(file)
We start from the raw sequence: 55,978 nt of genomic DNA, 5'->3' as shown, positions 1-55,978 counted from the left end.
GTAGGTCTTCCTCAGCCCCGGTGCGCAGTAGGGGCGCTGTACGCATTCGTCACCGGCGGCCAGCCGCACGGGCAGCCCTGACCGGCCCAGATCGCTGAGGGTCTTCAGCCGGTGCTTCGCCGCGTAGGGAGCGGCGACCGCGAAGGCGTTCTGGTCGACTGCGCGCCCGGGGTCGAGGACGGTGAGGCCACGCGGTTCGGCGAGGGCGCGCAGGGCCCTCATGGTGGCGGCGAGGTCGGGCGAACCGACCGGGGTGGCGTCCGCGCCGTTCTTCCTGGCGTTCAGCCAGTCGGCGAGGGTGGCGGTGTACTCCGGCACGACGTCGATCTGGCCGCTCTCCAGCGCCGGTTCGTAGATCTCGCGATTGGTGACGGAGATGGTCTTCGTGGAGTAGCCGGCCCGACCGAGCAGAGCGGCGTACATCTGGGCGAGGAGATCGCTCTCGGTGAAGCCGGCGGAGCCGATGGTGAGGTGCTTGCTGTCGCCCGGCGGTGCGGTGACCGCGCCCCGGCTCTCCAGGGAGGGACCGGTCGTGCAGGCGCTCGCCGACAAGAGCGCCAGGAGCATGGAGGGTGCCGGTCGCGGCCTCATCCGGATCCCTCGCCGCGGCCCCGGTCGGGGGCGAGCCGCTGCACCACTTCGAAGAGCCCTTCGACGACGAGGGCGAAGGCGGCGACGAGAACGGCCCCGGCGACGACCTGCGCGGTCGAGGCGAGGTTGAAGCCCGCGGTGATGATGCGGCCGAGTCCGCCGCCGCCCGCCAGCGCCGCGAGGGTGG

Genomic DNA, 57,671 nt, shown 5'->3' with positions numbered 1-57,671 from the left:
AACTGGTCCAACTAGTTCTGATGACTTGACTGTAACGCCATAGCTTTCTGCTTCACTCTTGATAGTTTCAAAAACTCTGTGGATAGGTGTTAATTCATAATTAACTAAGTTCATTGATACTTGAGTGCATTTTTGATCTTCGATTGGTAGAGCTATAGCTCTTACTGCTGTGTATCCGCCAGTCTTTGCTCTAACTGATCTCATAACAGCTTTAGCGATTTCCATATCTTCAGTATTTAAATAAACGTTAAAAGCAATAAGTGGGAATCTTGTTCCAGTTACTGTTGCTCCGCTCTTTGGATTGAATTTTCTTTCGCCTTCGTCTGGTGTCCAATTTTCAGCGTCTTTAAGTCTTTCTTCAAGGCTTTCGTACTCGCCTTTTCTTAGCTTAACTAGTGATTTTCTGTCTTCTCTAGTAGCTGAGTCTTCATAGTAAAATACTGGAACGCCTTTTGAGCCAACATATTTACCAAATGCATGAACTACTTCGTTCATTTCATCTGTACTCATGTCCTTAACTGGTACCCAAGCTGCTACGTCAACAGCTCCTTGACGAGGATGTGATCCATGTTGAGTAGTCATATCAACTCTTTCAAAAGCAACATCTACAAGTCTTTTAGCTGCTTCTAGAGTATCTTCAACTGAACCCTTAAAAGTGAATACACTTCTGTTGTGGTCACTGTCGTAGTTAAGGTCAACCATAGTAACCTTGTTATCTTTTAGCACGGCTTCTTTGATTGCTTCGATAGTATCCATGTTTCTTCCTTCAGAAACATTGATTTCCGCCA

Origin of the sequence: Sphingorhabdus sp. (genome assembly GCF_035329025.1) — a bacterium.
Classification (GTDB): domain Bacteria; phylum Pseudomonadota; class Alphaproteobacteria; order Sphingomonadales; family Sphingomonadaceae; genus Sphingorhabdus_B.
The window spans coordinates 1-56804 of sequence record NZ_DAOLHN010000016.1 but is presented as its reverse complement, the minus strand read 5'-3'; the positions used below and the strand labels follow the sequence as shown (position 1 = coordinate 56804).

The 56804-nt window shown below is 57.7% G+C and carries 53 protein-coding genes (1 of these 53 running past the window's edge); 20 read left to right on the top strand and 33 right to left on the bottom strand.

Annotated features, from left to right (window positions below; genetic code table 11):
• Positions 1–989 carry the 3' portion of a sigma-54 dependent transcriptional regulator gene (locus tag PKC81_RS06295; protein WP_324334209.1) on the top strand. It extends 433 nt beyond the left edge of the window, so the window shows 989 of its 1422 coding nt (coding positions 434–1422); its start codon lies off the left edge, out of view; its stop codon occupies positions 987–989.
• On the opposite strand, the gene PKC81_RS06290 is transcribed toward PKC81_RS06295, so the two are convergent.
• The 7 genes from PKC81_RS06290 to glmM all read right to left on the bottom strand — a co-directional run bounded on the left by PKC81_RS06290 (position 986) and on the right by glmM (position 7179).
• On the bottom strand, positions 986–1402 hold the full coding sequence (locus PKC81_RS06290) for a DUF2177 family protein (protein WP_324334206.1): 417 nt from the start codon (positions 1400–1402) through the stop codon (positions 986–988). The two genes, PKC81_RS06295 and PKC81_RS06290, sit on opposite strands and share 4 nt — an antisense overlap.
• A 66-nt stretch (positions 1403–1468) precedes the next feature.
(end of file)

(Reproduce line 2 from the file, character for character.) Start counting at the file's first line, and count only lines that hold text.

GTAGGTCTTCCTCAGCCCCGGTGCGCAGTAGGGGCGCTGTACGCATTCGTCACCGGCGGCCAGCCGCACGGGCAGCCCTGACCGGCCCAGATCGCTGAGGGTCTTCAGCCGGTGCTTCGCCGCGTAGGGAGCGGCGACCGCGAAGGCGTTCTGGTCGACTGCGCGCCCGGGGTCGAGGACGGTGAGGCCACGCGGTTCGGCGAGGGCGCGCAGGGCCCTCATGGTGGCGGCGAGGTCGGGCGAACCGACCGGGGTGGCGTCCGCGCCGTTCTTCCTGGCGTTCAGCCAGTCGGCGAGGGTGGCGGTGTACTCCGGCACGACGTCGATCTGGCCGCTCTCCAGCGCCGGTTCGTAGATCTCGCGATTGGTGACGGAGATGGTCTTCGTGGAGTAGCCGGCCCGACCGAGCAGAGCGGCGTACATCTGGGCGAGGAGATCGCTCTCGGTGAAGCCGGCGGAGCCGATGGTGAGGTGCTTGCTGTCGCCCGGCGGTGCGGTGACCGCGCCCCGGCTCTCCAGGGAGGGACCGGTCGTGCAGGCGCTCGCCGACAAGAGCGCCAGGAGCATGGAGGGTGCCGGTCGCGGCCTCATCCGGATCCCTCGCCGCGGCCCCGGTCGGGGGCGAGCCGCTGCACCACTTCGAAGAGCCCTTCGACGACGAGGGCGAAGGCGGCGACGAGAACGGCCCCGGCGACGACCTGCGCGGTCGAGGCGAGGTTGAAGCCCGCGGTGATGATGCGGCCGAGTCCGCCGCCGCCCGCCAGCGCCGCGAGGGTGG